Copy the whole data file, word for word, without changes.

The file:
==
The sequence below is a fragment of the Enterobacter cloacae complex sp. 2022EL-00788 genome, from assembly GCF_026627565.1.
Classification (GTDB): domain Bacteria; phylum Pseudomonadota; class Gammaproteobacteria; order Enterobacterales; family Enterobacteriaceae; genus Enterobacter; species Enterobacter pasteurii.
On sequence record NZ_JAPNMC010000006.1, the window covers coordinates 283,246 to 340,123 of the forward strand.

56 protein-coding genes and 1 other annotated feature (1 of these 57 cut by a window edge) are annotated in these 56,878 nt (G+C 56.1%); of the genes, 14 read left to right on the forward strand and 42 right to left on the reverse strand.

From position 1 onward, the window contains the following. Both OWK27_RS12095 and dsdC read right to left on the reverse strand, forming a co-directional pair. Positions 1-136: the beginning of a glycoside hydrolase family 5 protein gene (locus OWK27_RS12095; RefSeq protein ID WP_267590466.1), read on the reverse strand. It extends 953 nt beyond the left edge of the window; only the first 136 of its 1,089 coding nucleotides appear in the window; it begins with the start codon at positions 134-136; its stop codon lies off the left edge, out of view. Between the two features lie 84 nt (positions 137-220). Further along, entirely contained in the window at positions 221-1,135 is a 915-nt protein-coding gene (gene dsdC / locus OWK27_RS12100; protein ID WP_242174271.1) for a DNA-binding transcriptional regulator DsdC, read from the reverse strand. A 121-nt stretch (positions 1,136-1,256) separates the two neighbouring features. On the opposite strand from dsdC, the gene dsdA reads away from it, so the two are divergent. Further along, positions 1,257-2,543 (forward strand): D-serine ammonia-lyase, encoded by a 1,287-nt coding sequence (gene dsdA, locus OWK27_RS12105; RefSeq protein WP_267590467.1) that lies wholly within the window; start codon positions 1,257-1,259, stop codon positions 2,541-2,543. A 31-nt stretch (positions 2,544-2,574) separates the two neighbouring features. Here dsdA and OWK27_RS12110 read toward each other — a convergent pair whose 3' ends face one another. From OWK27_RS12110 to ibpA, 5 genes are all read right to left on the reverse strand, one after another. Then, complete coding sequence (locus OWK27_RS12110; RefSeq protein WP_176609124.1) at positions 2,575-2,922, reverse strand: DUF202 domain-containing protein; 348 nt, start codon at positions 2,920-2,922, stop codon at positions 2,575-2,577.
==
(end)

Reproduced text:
The sequence below is a fragment of the Enterobacter cloacae complex sp. 2022EL-00788 genome, from assembly GCF_026627565.1.
Classification (GTDB): domain Bacteria; phylum Pseudomonadota; class Gammaproteobacteria; order Enterobacterales; family Enterobacteriaceae; genus Enterobacter; species Enterobacter pasteurii.
On sequence record NZ_JAPNMC010000006.1, the window covers coordinates 283,246 to 340,123 of the forward strand.

56 protein-coding genes and 1 other annotated feature (1 of these 57 cut by a window edge) are annotated in these 56,878 nt (G+C 56.1%); of the genes, 14 read left to right on the forward strand and 42 right to left on the reverse strand.

From position 1 onward, the window contains the following. Both OWK27_RS12095 and dsdC read right to left on the reverse strand, forming a co-directional pair. Positions 1-136: the beginning of a glycoside hydrolase family 5 protein gene (locus OWK27_RS12095; RefSeq protein ID WP_267590466.1), read on the reverse strand. It extends 953 nt beyond the left edge of the window; only the first 136 of its 1,089 coding nucleotides appear in the window; it begins with the start codon at positions 134-136; its stop codon lies off the left edge, out of view. Between the two features lie 84 nt (positions 137-220). Further along, entirely contained in the window at positions 221-1,135 is a 915-nt protein-coding gene (gene dsdC / locus OWK27_RS12100; protein ID WP_242174271.1) for a DNA-binding transcriptional regulator DsdC, read from the reverse strand. A 121-nt stretch (positions 1,136-1,256) separates the two neighbouring features. On the opposite strand from dsdC, the gene dsdA reads away from it, so the two are divergent. Further along, positions 1,257-2,543 (forward strand): D-serine ammonia-lyase, encoded by a 1,287-nt coding sequence (gene dsdA, locus OWK27_RS12105; RefSeq protein WP_267590467.1) that lies wholly within the window; start codon positions 1,257-1,259, stop codon positions 2,541-2,543. A 31-nt stretch (positions 2,544-2,574) separates the two neighbouring features. Here dsdA and OWK27_RS12110 read toward each other — a convergent pair whose 3' ends face one another. From OWK27_RS12110 to ibpA, 5 genes are all read right to left on the reverse strand, one after another. Then, complete coding sequence (locus OWK27_RS12110; RefSeq protein WP_176609124.1) at positions 2,575-2,922, reverse strand: DUF202 domain-containing protein; 348 nt, start codon at positions 2,920-2,922, stop codon at positions 2,575-2,577.